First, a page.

While indices of glycogen metabolism were not quantified in our study, previous work using fish and mammalian hepatocytes suggests that exogenous alanine is metabolized to glycogen (Baquet et al., 1991; Foster and Moon, 1989; Plomp et al., 1990). It is therefore feasible that alanine may be used to support hepatic glycogen synthesis in rainbow trout. Overall, the decrease in glucose Rd suggests that the preference for glucose as an oxidative fuel decreased and that it was partly replaced by alanine, although the amino acid was probably also used for hepatic glycogen synthesis. Decreased glucose import and utilization is further corroborated at the molecular level in muscle, where alanine caused reductions in the expression of glucose transporters.
Increase in total but not activated hepatic AMPK
To our knowledge, this is the first study examining the impact of alanine on AMPK in trout or any fish species. Alanine increased total AMPK in liver (Fig. 6) with no significant effect on p-AMPK (Figs S3 and S4). AMPK is a heterotrimeric complex composed of three distinct subunits (Jeon, 2016). It is activated when phosphorylated at Thr172 within the α-subunit and by binding of AMP within the γ-subunit (Craig et al., 2018). In mammals, AMPK activation by alanine inhibited TOR targets, S6 kinase and S6, and reduced glycemia in vivo (Adachi et al., 2018). In the current study, TOR targets, S6 and 4EBP1, were unaffected by alanine, further supporting that AMPK was not activated by alanine (Figs S3 and S4).
A differential response of AMPK activation following alanine administration may be linked to physiological and molecular differences between trout and mammals. At the physiological level, activation of hepatic AMPK in mammals was linked to increased transamination of alanine by ALT and subsequent urea synthesis, whose energetic cost contributed to an increase in AMP levels (Adachi et al., 2018). Conversely, ALT activity was unaffected by alanine in trout liver (Fig. 8), in line with previous studies in trout reporting either no change (French et al., 1981) or only a small increase (Walton, 1986) in ALT activity after changes in dietary protein levels. Nitrogen waste in adult trout is mainly excreted as ammonia, while urea accounts for a small amount (Panserat et al., 2013). Ammonia-based nitrogen detoxification is energetically less costly compared with urea-based strategies (Ip and Chew, 2010). This difference in energetic cost may partially explain the lack of AMPK phosphorylation in trout. This would result in a comparatively smaller increase in AMP levels in rainbow trout, which in turn may not be high enough to trigger AMPK activation. At the molecular level, salmonid-specific whole-genome duplication led to the retention of 15 genes encoding AMPK subunits in rainbow trout, whereas only 7 genes exist in humans (Causey et al., 2019). This complexity and potential divergent regulation of paralogs may also contribute to the different responses. In contrast to the recent mammalian study (Adachi et al., 2018), our results suggest that the alanine-dependent decrease in glycemia is not mediated by AMPK activation in rainbow trout. The biological consequences of the observed increase in total hepatic AMPK are unknown but may suggest an increased capacity to respond to changes in AMP/ATP ratio.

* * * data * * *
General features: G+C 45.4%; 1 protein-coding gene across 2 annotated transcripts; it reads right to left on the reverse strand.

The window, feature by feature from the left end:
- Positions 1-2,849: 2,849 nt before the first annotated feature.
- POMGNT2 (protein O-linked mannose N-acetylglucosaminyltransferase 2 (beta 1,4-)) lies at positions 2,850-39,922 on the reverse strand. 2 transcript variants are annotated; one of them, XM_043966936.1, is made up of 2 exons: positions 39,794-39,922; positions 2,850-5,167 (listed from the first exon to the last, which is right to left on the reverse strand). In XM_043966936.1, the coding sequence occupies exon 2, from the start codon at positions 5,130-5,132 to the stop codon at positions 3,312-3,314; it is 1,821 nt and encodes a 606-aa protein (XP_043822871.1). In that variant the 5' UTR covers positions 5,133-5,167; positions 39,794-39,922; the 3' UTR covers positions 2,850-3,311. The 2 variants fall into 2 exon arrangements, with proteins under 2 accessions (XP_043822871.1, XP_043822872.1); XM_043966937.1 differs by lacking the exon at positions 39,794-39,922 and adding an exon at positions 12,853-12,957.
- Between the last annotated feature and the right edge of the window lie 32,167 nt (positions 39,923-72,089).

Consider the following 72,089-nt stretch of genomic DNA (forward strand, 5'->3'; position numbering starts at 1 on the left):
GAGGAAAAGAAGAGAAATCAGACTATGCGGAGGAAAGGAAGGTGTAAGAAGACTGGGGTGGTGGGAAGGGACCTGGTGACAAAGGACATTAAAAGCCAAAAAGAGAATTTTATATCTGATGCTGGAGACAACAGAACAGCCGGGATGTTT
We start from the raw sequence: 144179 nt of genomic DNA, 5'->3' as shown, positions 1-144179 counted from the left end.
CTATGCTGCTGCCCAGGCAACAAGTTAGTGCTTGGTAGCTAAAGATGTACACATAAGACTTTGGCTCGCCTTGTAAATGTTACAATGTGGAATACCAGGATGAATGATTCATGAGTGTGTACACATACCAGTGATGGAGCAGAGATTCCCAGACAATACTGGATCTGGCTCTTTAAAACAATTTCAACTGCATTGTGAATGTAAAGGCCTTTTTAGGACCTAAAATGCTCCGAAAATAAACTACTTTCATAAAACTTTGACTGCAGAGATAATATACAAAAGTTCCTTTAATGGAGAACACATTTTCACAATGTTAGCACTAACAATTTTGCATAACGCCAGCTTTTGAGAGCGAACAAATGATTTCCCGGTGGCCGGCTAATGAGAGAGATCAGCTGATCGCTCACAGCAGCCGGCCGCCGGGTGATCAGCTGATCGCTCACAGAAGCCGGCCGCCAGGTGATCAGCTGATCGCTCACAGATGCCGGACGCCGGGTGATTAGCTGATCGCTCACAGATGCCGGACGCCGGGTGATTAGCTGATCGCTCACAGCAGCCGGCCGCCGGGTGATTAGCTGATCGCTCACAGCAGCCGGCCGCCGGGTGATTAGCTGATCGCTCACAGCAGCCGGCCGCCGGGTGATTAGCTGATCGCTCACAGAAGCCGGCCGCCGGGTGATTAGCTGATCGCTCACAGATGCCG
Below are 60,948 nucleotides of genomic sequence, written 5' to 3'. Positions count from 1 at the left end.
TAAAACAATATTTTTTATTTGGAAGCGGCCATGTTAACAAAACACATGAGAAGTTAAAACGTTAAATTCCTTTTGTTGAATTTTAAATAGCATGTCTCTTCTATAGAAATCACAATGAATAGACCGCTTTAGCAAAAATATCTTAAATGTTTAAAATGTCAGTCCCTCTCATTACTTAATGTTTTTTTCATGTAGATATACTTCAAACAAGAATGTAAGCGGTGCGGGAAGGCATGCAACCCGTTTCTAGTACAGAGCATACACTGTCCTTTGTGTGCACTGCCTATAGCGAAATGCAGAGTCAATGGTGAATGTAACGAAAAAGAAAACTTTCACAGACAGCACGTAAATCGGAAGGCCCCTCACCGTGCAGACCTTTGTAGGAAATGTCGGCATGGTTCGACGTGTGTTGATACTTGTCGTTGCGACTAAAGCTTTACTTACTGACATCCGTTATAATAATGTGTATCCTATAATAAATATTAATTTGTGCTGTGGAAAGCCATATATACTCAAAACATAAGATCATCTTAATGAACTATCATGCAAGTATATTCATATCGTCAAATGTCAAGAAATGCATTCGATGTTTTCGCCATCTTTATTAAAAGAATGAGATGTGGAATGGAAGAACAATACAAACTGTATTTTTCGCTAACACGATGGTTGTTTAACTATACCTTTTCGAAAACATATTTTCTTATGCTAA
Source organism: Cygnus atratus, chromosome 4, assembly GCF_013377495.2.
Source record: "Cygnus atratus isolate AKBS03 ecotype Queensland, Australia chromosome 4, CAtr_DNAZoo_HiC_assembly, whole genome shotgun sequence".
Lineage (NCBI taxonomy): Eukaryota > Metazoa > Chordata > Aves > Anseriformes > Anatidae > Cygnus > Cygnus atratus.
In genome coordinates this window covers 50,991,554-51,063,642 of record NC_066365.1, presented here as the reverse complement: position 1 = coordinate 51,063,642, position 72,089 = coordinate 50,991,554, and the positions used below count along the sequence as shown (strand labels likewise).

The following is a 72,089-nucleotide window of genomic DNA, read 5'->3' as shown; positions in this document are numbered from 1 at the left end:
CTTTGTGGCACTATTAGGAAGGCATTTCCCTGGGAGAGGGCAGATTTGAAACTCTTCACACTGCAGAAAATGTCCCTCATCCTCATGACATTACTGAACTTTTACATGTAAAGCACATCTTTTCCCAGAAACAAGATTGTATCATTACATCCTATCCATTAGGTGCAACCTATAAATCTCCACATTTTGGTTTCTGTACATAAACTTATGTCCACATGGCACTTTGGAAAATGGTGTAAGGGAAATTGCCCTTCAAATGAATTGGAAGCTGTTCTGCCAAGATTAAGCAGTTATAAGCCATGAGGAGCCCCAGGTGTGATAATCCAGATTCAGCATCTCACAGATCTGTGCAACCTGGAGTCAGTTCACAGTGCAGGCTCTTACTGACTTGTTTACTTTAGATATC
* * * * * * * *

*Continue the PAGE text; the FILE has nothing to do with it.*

Activation of AKT in red muscle
Alanine increased p-AKT levels in red muscle but not liver (Fig. 7). Interestingly, this finding is consistent with results after exogenous insulin infusion in rainbow trout (Forbes et al., 2019a). In addition to the similar pattern of p-AKT stimulation following alanine and insulin infusion, the reductions in glycemia, as well as glucose Ra and Rd were strikingly similar between the two studies. This suggests that alanine may have stimulated insulin secretion. Indeed, previous studies support the idea that alanine as well as other amino acids stimulate insulin secretion in teleost fishes, including rainbow trout (Andoh, 2007; Plisetskaya et al., 1991). Unfortunately, insulin levels cannot be readily measured in rainbow trout (Moon, 2001). Mammalian studies report different effects of alanine on pancreatic hormone release. For example, alanine increased insulin (Genuth and Castro, 1974) and glucagon (Sann et al., 1978; Wise et al., 1973) levels in humans. Interestingly, alanine can differentially regulate both hormones under different conditions in dogs (Müller et al., 1971). When glucose was available (exogenous load), alanine raised the ratio of insulin to glucagon, whereas it stimulated glucagon secretion when glucose was lacking (Müller et al., 1971). Conversely, other findings in mammals suggest alanine had no effect on both hormones (Adachi et al., 2018). In the current study, glucagon was not measured because of the limited plasma volume available. However, given that exogenous glucagon increased glycemia and glucose Ra, and decreased glucose Rd in trout (Forbes et al., 2019b), our findings suggest that alanine mediated its effects through insulin, but not glucagon in trout.